Written by KOTW
Sunday, 06 February 2011 00:00
February 6, 2011 (Harrison, NJ) The Wall Street Journal carried a feature article on Harrison's Redevelopment efforts. The article entitled, Harrison Tries To Score With Development, centered around Harrison's Redevelopment plan including the Red Bulls Stadium who the writer called the centerpiece of the redevelopment plan.
Map graphic courtesy of the Wall Street Journal (c)2011 Wall Street Journal
Several local businesses were mentioned in the article including La Pizza's manager Rick Lady; Spanish Pavilion's co-owner Jerry Fernandez, and Exit Realty's Broker Al Silva.
The article also covered all of the development projects: The completed Hampton Inn on Passaic Avenue at the far end of the redevelopment zone.
The Pegasus Group and Ironstate Development in progress rental housing project immediately adjacent to the Harrison Path Station and Harrison Parking Garage. The target renter appears to be young professional who commute to New York City.
The much delayed Advanced Realty Group Riverbend project in front of the Red Bulls Stadium on South Frank E. Rodgers Blvd. The best quote of the article was Advanced Realty Group Chief Operating Officer's Peter Cocoziello quote that the town was "in the process of reviewing our plans" and that he expected construction to begin later this year. The Advanced Realty Group Riverbend project has been approved for years. A poor economy has stalled the project but for sure the town is no longer reviewing their plans. If Advanced Realty Group does not move ahead with the project soon, Harrison Mayor Raymond McDonough and the council's patience may run out and they may not renew Advanced Realty Group's redevelopment rights. It is time to start construction.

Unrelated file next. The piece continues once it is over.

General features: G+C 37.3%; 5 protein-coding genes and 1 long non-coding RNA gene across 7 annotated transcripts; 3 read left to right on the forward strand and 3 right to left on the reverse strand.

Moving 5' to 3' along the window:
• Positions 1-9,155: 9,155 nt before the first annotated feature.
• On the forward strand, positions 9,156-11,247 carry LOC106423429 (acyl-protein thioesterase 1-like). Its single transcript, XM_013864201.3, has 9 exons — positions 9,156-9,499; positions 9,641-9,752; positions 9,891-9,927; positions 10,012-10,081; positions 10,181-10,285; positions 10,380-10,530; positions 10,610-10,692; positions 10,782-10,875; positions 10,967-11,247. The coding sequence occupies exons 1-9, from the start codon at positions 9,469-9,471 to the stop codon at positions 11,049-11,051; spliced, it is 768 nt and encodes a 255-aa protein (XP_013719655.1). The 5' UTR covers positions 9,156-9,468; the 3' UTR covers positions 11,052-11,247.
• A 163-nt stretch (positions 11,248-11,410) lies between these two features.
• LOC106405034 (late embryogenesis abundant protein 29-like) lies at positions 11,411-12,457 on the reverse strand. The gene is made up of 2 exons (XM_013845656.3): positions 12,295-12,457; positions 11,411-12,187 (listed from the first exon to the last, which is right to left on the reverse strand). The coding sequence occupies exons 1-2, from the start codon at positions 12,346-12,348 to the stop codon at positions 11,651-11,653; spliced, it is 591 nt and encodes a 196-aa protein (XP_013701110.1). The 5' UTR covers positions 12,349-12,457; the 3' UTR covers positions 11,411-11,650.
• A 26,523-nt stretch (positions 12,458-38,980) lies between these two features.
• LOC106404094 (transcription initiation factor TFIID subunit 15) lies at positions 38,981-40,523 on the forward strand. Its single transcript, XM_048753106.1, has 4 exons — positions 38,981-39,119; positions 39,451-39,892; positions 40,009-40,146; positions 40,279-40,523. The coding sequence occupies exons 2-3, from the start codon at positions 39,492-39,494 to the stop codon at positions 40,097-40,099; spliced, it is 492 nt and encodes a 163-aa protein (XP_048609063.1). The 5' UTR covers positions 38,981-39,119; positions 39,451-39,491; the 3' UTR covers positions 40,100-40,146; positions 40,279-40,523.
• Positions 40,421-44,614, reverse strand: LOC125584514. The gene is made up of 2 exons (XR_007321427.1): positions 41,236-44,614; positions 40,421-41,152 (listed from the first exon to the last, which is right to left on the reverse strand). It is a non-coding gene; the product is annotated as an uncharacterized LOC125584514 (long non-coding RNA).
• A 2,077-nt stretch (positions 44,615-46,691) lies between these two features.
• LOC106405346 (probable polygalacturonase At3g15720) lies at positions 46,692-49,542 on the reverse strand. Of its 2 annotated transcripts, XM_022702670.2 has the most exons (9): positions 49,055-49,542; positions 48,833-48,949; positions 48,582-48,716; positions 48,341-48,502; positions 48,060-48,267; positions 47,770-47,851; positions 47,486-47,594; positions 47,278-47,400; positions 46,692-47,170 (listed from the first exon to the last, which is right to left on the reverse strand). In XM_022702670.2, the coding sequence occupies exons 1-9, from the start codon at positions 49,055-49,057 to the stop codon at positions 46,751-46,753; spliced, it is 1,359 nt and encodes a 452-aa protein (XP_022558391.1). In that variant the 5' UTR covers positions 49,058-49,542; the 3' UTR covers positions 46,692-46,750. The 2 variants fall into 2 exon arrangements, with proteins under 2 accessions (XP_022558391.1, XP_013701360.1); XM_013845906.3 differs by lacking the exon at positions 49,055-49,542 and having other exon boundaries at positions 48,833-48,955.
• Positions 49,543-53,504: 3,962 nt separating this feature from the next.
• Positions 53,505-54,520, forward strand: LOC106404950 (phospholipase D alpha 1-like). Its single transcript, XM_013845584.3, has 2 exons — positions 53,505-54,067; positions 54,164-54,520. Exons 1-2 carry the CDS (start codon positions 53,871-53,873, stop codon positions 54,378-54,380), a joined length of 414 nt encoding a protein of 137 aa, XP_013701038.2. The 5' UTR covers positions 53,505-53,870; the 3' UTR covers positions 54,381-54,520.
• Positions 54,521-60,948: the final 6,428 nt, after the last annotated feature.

The Millrose Developers River Park, a joint venture between Millennium Homes and Roseland Property Co., along the Passaic River and a short walk to the Harrison Path Station whose first phase was completed in 2007 but whose second phase stalled because of the economy. The article stated that the second phase was under way but there is no evidence of continued construction as far as we can tell.
The article also mentioned the lack of infrastructure to support the influx of Red Bull fans on game days. Mayor Raymond McDonough and the Harrison Council have introduced a revised Parking Ordinance to address resident complaints that Red Bull fans are taking up the limited parking that exists in Harrison during Red Bull games and events. That Ordinance is up for a vote next month and is likely to pass. The Ordinance limits parking on town side streets to Harrison residents with parking permits on game days. There is sufficient parking in the Harrison Parking Garage and local commuter lots to meet parking demands and fans are encouraged to "Go Green" and take the Path train service which is within walking distance of the Red Bulls Stadium.
The most revealing quote of the article was from the managing director of the New York Red Bulls, Erik Stover who stated "Right now we are the brightest candle on the cake but the rest of the development might be more important to the people of Harrison." Of interest is that Stover recognizes implicitly that the Red Bulls have not contributed to lessen the tax burden of Harrison property owners. The Red Bulls have appealed their tax assessment causing Harrison property owners to have to raise those additional funds on their behalf and the additional costs of hosting the Red Bulls stadium have decreased the quality of life of the average Harrison resident who has to deal with lack of parking, traffic jams, and limited access to their residents whenever there is a Red Bulls game or event. With stalled housing projects causing lack of additional revenue, the Red Bulls Stadium may be good for the New York Red Bulls but not for the average Harrison resident. The Town of Harrison had to bond additional money to make its Red Bull Arena bond payment. The economy coupled with the burden of the Red Bulls Stadium bond debt has caused Harrison's bond rating to be lowered making a bad situation even worse. Let's hope that the Wall Street Journal article is the catalyst that revives the projects on the drawing board. The Town of Harrison could use the additional tax revenue.